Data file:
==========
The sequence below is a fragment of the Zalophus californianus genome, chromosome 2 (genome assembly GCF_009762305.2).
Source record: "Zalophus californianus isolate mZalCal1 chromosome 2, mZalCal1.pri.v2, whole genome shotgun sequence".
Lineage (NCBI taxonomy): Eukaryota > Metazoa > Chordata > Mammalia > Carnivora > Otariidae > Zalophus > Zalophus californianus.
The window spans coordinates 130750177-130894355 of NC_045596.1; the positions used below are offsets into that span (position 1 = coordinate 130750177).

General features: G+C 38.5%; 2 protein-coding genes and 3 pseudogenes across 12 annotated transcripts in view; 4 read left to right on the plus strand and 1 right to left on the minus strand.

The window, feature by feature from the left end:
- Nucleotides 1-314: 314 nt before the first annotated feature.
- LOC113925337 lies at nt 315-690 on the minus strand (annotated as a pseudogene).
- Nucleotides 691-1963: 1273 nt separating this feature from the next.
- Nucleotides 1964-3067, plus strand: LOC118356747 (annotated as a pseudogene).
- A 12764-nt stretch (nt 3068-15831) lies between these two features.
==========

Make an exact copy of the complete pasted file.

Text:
The sequence below is a fragment of the Zalophus californianus genome, chromosome 2 (genome assembly GCF_009762305.2).
Source record: "Zalophus californianus isolate mZalCal1 chromosome 2, mZalCal1.pri.v2, whole genome shotgun sequence".
Lineage (NCBI taxonomy): Eukaryota > Metazoa > Chordata > Mammalia > Carnivora > Otariidae > Zalophus > Zalophus californianus.
The window spans coordinates 130750177-130894355 of NC_045596.1; the positions used below are offsets into that span (position 1 = coordinate 130750177).

General features: G+C 38.5%; 2 protein-coding genes and 3 pseudogenes across 12 annotated transcripts in view; 4 read left to right on the plus strand and 1 right to left on the minus strand.

The window, feature by feature from the left end:
- Nucleotides 1-314: 314 nt before the first annotated feature.
- LOC113925337 lies at nt 315-690 on the minus strand (annotated as a pseudogene).
- Nucleotides 691-1963: 1273 nt separating this feature from the next.
- Nucleotides 1964-3067, plus strand: LOC118356747 (annotated as a pseudogene).
- A 12764-nt stretch (nt 3068-15831) lies between these two features.